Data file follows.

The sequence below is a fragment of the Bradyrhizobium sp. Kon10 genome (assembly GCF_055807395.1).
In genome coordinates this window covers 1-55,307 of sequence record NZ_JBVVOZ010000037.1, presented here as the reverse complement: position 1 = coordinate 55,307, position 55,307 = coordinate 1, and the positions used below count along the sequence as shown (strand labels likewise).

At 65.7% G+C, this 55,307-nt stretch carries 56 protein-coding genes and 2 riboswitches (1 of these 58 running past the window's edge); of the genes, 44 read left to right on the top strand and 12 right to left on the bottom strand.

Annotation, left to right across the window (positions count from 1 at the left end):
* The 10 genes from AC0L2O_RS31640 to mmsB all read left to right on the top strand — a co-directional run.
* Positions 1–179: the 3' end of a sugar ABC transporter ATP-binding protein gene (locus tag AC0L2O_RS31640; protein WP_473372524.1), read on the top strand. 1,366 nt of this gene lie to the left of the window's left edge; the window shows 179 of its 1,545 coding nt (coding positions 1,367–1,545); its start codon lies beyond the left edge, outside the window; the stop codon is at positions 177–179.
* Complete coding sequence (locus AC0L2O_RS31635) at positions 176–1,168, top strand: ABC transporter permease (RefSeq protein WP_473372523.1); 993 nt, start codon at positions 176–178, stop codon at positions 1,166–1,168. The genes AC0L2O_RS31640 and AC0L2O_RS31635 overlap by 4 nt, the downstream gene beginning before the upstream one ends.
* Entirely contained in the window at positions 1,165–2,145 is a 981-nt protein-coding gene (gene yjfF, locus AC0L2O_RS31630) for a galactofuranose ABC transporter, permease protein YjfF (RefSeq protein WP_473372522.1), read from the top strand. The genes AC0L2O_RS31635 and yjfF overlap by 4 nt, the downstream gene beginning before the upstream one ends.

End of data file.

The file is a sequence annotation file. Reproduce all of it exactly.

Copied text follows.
The sequence below is a fragment of the Bradyrhizobium sp. Kon10 genome (assembly GCF_055807395.1).
In genome coordinates this window covers 1-55,307 of sequence record NZ_JBVVOZ010000037.1, presented here as the reverse complement: position 1 = coordinate 55,307, position 55,307 = coordinate 1, and the positions used below count along the sequence as shown (strand labels likewise).

At 65.7% G+C, this 55,307-nt stretch carries 56 protein-coding genes and 2 riboswitches (1 of these 58 running past the window's edge); of the genes, 44 read left to right on the top strand and 12 right to left on the bottom strand.

Annotation, left to right across the window (positions count from 1 at the left end):
* The 10 genes from AC0L2O_RS31640 to mmsB all read left to right on the top strand — a co-directional run.
* Positions 1–179: the 3' end of a sugar ABC transporter ATP-binding protein gene (locus tag AC0L2O_RS31640; protein WP_473372524.1), read on the top strand. 1,366 nt of this gene lie to the left of the window's left edge; the window shows 179 of its 1,545 coding nt (coding positions 1,367–1,545); its start codon lies beyond the left edge, outside the window; the stop codon is at positions 177–179.
* Complete coding sequence (locus AC0L2O_RS31635) at positions 176–1,168, top strand: ABC transporter permease (RefSeq protein WP_473372523.1); 993 nt, start codon at positions 176–178, stop codon at positions 1,166–1,168. The genes AC0L2O_RS31640 and AC0L2O_RS31635 overlap by 4 nt, the downstream gene beginning before the upstream one ends.
* Entirely contained in the window at positions 1,165–2,145 is a 981-nt protein-coding gene (gene yjfF, locus AC0L2O_RS31630) for a galactofuranose ABC transporter, permease protein YjfF (RefSeq protein WP_473372522.1), read from the top strand. The genes AC0L2O_RS31635 and yjfF overlap by 4 nt, the downstream gene beginning before the upstream one ends.